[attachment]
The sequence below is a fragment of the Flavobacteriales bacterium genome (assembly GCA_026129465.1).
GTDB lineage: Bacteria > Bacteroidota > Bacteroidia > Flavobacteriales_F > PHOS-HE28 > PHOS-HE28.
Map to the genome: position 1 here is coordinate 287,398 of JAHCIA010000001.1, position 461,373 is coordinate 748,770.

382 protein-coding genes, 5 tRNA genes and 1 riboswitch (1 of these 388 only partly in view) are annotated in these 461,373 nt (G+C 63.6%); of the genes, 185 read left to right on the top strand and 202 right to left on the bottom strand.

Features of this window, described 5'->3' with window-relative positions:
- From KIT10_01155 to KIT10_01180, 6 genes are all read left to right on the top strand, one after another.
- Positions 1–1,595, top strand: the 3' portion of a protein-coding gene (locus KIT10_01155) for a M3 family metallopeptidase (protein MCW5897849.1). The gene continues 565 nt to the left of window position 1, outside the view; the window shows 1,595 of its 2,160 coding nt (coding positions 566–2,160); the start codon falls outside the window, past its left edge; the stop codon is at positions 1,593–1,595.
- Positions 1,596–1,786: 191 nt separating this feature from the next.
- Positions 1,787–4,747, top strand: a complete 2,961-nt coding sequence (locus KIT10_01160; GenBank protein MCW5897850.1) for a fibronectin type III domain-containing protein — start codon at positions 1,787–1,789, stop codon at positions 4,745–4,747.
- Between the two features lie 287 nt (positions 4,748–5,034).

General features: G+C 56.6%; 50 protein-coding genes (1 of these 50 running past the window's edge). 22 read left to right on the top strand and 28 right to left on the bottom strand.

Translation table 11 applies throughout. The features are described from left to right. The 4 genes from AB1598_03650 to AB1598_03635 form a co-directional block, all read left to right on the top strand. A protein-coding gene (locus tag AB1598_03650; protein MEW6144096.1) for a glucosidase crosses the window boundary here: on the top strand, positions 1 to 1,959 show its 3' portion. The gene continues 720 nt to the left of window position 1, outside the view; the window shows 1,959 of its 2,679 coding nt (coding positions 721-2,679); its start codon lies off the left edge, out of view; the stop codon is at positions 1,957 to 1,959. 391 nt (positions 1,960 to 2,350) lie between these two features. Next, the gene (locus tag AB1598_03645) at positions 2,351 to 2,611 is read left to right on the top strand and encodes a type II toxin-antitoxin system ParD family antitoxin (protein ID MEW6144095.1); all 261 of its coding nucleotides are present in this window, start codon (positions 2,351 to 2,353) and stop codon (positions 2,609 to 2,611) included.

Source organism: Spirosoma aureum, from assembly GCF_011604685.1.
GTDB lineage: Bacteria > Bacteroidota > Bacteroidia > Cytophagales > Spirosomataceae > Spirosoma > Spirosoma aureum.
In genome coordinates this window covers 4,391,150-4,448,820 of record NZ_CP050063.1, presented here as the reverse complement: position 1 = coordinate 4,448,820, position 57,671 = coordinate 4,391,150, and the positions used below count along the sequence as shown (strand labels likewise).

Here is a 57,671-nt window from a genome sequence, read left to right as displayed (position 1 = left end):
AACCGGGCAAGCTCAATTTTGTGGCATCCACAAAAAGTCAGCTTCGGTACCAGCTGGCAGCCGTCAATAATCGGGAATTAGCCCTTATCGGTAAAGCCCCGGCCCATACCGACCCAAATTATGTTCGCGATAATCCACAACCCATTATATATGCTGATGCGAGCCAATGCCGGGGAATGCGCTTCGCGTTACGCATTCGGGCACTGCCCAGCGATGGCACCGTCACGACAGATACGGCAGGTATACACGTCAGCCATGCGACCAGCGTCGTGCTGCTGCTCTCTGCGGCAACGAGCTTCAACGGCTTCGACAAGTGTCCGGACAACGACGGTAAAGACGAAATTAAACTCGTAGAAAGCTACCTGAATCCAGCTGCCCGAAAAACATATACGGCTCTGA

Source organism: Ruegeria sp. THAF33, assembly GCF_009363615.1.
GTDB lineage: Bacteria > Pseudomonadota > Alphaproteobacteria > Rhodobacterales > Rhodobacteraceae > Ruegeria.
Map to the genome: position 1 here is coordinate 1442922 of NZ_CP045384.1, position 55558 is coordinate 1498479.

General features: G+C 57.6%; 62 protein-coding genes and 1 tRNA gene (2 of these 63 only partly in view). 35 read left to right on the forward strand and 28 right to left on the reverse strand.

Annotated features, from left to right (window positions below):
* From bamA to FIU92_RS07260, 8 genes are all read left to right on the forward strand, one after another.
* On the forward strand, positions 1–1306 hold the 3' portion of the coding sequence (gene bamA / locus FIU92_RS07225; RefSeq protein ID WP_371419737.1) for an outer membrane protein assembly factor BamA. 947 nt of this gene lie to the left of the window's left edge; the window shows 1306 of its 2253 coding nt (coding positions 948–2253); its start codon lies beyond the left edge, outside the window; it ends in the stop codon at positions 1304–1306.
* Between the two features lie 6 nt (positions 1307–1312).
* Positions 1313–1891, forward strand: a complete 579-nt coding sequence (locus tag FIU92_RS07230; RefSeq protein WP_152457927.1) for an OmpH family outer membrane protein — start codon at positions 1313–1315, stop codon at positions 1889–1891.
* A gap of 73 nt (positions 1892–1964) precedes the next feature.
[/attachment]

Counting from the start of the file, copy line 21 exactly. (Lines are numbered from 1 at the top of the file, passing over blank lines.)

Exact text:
General features: G+C 57.6%; 62 protein-coding genes and 1 tRNA gene (2 of these 63 only partly in view). 35 read left to right on the forward strand and 28 right to left on the reverse strand.